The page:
The one drawback was that the plant has to be kept above 55-F and needed lots of sun. We kept it in the living room during the winter, but that really isn’t what you’d call sunny, so by spring it looks pretty dismal. This winter, rather than allow it to fade away, we decided to move it from the house to the front porch, aka the Sun Room, during the day and bring it back in every evening.

The Squire estimates the plant weighs at least forty-five pounds.

Guess who has a bad back and decided not to “bother” her husband last week to haul the pot in and out? Yup.

My back was bothering me a bit on Saturday, but yesterday I could barely move. It was BAD. To make it the cheese more binding, I was supposed to be the chalicist yesterday. Fortunately I was able to sweet-talk another lady into switching with me.

I found some “dynamite” pain pills left over from my neck surgery last year and took one when we got home from church and another last night before bed, and I think I just might live. Not only live, but it may actually be worth the trouble!

Grandson and his wife took the baby to the doctor today; Austin has gained three ounces, but she has made an appointment with a specialist and they will see him tomorrow.

Film at eleven.


Watch Your Step!

17 Dec

We woke up this morning to find the entire world encased in ice. The Squire took these shots when he went out to get the paper and mail: one is a tree right outside the den window, and the other is a picture of the pond, looking toward the road. As you can see, even though it is mid-December, the grass is still fairly green.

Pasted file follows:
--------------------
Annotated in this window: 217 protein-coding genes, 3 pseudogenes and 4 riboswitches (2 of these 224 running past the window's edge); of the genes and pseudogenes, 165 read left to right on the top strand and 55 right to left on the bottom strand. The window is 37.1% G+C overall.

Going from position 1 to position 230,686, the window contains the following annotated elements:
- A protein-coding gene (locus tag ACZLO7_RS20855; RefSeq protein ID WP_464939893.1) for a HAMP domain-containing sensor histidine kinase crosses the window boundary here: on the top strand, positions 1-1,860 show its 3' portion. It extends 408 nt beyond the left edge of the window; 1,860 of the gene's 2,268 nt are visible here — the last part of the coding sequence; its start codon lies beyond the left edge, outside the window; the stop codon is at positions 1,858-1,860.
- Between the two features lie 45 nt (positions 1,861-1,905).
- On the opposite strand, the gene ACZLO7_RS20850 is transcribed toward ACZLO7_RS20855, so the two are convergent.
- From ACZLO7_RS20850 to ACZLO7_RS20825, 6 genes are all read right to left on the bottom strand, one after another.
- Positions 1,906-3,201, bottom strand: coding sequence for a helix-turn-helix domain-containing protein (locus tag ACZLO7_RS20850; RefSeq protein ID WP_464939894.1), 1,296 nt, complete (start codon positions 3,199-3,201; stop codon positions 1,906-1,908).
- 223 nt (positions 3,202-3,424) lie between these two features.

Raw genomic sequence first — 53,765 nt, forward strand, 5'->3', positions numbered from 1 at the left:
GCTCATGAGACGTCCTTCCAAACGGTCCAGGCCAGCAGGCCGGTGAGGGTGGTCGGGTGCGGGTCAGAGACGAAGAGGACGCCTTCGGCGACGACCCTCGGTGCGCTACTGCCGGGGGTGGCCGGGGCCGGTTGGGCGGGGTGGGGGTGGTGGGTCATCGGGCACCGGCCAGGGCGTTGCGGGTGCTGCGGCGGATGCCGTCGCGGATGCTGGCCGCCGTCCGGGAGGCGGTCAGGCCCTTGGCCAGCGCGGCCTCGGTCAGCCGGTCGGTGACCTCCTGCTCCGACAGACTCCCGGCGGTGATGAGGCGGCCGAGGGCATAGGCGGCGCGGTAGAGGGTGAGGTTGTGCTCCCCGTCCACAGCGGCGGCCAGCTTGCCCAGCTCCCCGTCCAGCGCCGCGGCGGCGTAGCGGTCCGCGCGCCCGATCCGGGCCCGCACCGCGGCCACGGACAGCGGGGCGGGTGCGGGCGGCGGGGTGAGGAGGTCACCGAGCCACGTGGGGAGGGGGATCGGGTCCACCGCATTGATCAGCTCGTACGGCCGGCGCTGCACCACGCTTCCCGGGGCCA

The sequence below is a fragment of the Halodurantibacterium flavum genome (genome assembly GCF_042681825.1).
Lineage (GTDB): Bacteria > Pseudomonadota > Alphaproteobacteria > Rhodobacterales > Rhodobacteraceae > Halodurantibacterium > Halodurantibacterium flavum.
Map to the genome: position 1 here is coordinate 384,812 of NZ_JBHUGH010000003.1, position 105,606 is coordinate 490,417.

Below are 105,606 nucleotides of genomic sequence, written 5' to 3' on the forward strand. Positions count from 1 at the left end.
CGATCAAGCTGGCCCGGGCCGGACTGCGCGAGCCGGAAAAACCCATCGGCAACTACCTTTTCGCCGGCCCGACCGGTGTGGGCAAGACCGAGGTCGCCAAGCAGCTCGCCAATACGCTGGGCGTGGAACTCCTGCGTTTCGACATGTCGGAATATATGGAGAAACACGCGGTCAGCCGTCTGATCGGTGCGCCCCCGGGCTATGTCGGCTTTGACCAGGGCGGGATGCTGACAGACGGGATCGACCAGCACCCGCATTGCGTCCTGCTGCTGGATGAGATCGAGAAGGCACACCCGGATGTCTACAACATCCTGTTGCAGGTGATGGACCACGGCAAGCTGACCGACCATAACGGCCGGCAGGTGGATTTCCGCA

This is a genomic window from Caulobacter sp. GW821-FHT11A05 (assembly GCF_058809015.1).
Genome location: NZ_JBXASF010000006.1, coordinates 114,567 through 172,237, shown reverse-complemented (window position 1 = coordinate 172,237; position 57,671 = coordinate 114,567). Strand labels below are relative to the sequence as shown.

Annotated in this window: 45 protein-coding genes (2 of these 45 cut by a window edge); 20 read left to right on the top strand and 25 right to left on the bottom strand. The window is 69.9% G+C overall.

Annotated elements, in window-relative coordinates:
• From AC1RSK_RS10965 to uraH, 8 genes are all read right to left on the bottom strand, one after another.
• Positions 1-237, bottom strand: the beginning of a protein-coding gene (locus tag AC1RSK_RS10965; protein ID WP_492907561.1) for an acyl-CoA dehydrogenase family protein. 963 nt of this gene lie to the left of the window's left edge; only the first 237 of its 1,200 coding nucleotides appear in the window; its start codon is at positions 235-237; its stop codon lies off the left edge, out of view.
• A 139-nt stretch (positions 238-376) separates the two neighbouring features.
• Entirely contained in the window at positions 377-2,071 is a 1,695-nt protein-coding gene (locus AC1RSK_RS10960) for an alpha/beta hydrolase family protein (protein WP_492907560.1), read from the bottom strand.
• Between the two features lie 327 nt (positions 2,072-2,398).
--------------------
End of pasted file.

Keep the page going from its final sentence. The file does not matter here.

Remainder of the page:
When I filled the various bird feeders, they were all wrapped in solid sheets of ice, and I had a dickens of a time getting them off the post. Then I had to bang on this one with a stick to loosen the lid so I could unscrew it.

Ice feeder.JPGI know the ice is dangerous and all that, but it certainly is lovely.

The Squire had to take the car out to the mailbox, as it was too icy for him to walk. Normally, going after the ail-may is Blazer’s favorite part of the day, but not this time. He’d have pulled The Squire off his feet!

And, yes, we have taken to speaking Pig Latin around the og-day, but he has begun to understand what we are saying. Too smart for his own good, that one!